The Lagos State Government has ordered the closure of public and private schools in the state indefinitely.
This was announced in a press statement by the state’s Head of Public Affairs, Ministry of Education, Kayode Abayomi, on Monday.
Abayomi quoted the Commissioner for Education, Mrs Folasade Adefisayo, as saying that the schools were shut down over “tension generated by the anti-SARS protests.”
Academic activities were affected in some schools in the state on Monday as protests against police brutality and bad governance continue.
The statement read in part, “The Lagos State Government has directed all pupils/students in public and private schools to stay at home following the tension generated by the anti-SARS protests.
“A new date of resumption for all classes will be announced as soon as possible.”
Adefisay added that “the safety of the pupils/students, parents and all staff working in schools is paramount at this critical period”.
She however advised parents to “keep an eye on their wards and not allow them to be used as willing tools in the hands of those who might want to hijack the protests to unleash mayhem on the society”.
The Commissioner also encouraged schools to “utilise other means of distance teaching and learning i.e radio, television and online media as they have been doing during and post the recent COVID-19 lockdown”.
The Lagos State Government had approved that both public and private schools in the state can fully resume from Monday, October 19, 2020.
Schools in the state were previously closed to curb the spread of coronavirus in the state.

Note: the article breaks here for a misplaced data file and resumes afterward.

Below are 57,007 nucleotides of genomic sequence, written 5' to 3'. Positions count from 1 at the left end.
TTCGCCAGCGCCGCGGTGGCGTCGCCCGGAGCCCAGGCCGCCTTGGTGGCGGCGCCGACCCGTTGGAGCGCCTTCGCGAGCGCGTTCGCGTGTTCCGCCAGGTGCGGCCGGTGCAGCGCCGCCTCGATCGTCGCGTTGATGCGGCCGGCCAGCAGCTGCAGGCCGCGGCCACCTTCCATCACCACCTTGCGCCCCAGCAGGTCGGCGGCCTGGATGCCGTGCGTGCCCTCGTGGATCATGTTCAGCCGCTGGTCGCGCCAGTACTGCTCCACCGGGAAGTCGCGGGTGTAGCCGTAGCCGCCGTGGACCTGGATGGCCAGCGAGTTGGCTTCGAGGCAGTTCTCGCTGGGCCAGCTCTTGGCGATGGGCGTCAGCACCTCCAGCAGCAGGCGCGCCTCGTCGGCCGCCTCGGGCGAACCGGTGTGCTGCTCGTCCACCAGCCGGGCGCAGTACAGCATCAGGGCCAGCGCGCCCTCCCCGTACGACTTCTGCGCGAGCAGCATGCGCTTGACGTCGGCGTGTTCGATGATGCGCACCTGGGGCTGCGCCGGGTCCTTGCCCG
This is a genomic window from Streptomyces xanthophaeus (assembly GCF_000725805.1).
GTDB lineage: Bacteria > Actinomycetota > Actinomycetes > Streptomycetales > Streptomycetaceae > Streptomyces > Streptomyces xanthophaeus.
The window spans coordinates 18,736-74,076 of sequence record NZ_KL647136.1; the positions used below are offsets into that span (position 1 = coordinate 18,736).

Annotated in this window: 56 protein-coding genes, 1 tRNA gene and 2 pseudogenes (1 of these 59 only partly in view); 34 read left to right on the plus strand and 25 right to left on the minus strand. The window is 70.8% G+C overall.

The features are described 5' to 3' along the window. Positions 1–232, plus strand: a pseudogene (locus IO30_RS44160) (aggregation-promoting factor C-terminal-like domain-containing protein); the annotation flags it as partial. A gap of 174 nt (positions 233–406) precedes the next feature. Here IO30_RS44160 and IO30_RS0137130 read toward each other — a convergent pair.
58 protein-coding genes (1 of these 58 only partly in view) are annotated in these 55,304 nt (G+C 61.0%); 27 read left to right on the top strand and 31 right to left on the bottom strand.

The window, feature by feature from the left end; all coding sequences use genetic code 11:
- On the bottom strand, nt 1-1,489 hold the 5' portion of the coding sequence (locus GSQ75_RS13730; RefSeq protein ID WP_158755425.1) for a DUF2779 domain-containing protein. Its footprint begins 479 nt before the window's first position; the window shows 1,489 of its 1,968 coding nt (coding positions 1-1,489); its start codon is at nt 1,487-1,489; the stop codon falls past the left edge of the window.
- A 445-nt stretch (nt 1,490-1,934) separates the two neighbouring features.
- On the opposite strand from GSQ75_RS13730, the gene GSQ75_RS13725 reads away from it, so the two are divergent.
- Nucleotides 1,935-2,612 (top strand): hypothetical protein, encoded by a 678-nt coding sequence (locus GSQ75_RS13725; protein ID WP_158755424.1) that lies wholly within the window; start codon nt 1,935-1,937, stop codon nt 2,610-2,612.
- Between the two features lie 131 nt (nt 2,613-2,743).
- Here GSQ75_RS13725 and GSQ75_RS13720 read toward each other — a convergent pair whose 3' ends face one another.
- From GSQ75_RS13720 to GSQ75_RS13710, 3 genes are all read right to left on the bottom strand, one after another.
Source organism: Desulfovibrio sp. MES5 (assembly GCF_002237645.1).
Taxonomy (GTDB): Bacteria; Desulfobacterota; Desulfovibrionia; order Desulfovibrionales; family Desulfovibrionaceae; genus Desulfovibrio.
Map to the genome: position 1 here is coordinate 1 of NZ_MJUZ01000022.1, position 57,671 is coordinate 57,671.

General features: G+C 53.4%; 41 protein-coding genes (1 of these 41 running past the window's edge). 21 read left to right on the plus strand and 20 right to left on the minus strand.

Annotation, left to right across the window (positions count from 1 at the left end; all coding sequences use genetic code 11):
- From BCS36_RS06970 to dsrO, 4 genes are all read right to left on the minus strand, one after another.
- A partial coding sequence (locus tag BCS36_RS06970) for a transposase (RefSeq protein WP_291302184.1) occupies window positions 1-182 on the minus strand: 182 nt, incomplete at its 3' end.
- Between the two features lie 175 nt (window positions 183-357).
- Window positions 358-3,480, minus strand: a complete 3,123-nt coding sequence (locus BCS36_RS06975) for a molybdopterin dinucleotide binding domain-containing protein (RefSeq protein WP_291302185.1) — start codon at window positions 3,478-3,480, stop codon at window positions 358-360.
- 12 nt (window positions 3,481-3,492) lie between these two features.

It was gathered that many students and teachers encountered difficulty in getting to schools in the state on Monday.
Some of the pupils and teachers trekked long distances to get to schools.
There was also violence in the Yaba area of the state when some hoodlums attacked operatives of the Police Rapid Response Squad.
This is as #EndSARS protesters mounted roadblocks in strategic locations in the state in a bid to express their displeasure.
The protesters also grounded activities at Lagos airport.
Several blockades were mounted at different locations from the local airport down to the Murtala Muhammed International Airport, forcing several passengers to opt for alternative means of transportation.
Singing solidarity songs with placards, the protesters marched towards the entrance of the MMIA where they expressed their grievances.
A worker with the Federal Airports Authority of Nigeria told Punch that the protesters did not break into the airport.
“They came but they didn’t block anybody. They just came to register their presence at the end of the day and the airforce officer escorted them to the tollgate,” the worker said.
“Right now, they have gone back to the tollgate but they didn’t disturb any passenger from accessing the terminal.
The problem with the terminal is that all the access points have been blocked. Passengers are finding it hard to get to the terminal. Cars are not picking passengers at the terminal.
“Passengers are trekking to the terminal but operations are still ongoing. I am supposed to drive home but I also have to trek.”
A passenger, Okonofua Akhankoa, said, “They came around twice and they just spoke to us. They aired their views. We had to come early to avoid the protests. My flight is by 10pm. I have been here since 7am.”